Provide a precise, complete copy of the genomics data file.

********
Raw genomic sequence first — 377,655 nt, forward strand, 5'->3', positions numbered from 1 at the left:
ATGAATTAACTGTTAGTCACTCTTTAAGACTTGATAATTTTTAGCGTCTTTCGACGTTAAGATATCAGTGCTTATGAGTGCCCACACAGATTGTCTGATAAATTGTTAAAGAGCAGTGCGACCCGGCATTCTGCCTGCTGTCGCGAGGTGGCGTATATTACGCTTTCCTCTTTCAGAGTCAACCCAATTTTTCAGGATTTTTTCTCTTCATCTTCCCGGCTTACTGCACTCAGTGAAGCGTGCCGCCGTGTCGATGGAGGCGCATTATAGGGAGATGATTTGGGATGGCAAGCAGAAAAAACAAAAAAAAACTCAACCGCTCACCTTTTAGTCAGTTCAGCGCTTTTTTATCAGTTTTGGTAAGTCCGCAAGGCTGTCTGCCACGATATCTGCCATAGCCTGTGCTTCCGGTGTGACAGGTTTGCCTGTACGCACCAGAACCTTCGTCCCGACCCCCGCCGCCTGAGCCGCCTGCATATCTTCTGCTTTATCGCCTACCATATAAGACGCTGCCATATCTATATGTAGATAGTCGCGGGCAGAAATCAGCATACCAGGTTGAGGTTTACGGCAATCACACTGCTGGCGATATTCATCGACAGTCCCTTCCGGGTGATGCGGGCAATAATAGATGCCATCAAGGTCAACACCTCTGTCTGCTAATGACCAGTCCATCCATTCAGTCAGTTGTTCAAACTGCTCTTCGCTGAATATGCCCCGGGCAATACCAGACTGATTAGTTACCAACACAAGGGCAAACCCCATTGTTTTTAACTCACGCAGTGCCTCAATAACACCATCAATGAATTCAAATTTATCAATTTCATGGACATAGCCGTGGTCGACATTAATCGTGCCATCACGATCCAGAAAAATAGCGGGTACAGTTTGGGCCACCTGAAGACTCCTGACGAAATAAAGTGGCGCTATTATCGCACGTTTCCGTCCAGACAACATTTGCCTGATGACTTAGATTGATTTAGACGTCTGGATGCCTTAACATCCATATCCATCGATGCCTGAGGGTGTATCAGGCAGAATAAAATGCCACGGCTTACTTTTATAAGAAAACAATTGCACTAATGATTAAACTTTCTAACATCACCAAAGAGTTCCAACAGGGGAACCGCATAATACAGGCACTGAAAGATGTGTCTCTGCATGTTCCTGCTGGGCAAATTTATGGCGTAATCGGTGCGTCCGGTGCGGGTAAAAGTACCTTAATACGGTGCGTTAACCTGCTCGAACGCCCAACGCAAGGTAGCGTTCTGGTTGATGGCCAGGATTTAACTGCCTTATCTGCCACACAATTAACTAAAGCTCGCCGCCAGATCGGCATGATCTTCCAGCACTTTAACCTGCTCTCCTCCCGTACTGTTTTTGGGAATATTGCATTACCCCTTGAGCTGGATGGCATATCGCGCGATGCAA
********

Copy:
Raw genomic sequence first — 377,655 nt, forward strand, 5'->3', positions numbered from 1 at the left:
ATGAATTAACTGTTAGTCACTCTTTAAGACTTGATAATTTTTAGCGTCTTTCGACGTTAAGATATCAGTGCTTATGAGTGCCCACACAGATTGTCTGATAAATTGTTAAAGAGCAGTGCGACCCGGCATTCTGCCTGCTGTCGCGAGGTGGCGTATATTACGCTTTCCTCTTTCAGAGTCAACCCAATTTTTCAGGATTTTTTCTCTTCATCTTCCCGGCTTACTGCACTCAGTGAAGCGTGCCGCCGTGTCGATGGAGGCGCATTATAGGGAGATGATTTGGGATGGCAAGCAGAAAAAACAAAAAAAAACTCAACCGCTCACCTTTTAGTCAGTTCAGCGCTTTTTTATCAGTTTTGGTAAGTCCGCAAGGCTGTCTGCCACGATATCTGCCATAGCCTGTGCTTCCGGTGTGACAGGTTTGCCTGTACGCACCAGAACCTTCGTCCCGACCCCCGCCGCCTGAGCCGCCTGCATATCTTCTGCTTTATCGCCTACCATATAAGACGCTGCCATATCTATATGTAGATAGTCGCGGGCAGAAATCAGCATACCAGGTTGAGGTTTACGGCAATCACACTGCTGGCGATATTCATCGACAGTCCCTTCCGGGTGATGCGGGCAATAATAGATGCCATCAAGGTCAACACCTCTGTCTGCTAATGACCAGTCCATCCATTCAGTCAGTTGTTCAAACTGCTCTTCGCTGAATATGCCCCGGGCAATACCAGACTGATTAGTTACCAACACAAGGGCAAACCCCATTGTTTTTAACTCACGCAGTGCCTCAATAACACCATCAATGAATTCAAATTTATCAATTTCATGGACATAGCCGTGGTCGACATTAATCGTGCCATCACGATCCAGAAAAATAGCGGGTACAGTTTGGGCCACCTGAAGACTCCTGACGAAATAAAGTGGCGCTATTATCGCACGTTTCCGTCCAGACAACATTTGCCTGATGACTTAGATTGATTTAGACGTCTGGATGCCTTAACATCCATATCCATCGATGCCTGAGGGTGTATCAGGCAGAATAAAATGCCACGGCTTACTTTTATAAGAAAACAATTGCACTAATGATTAAACTTTCTAACATCACCAAAGAGTTCCAACAGGGGAACCGCATAATACAGGCACTGAAAGATGTGTCTCTGCATGTTCCTGCTGGGCAAATTTATGGCGTAATCGGTGCGTCCGGTGCGGGTAAAAGTACCTTAATACGGTGCGTTAACCTGCTCGAACGCCCAACGCAAGGTAGCGTTCTGGTTGATGGCCAGGATTTAACTGCCTTATCTGCCACACAATTAACTAAAGCTCGCCGCCAGATCGGCATGATCTTCCAGCACTTTAACCTGCTCTCCTCCCGTACTGTTTTTGGGAATATTGCATTACCCCTTGAGCTGGATGGCATATCGCGCGATGCAA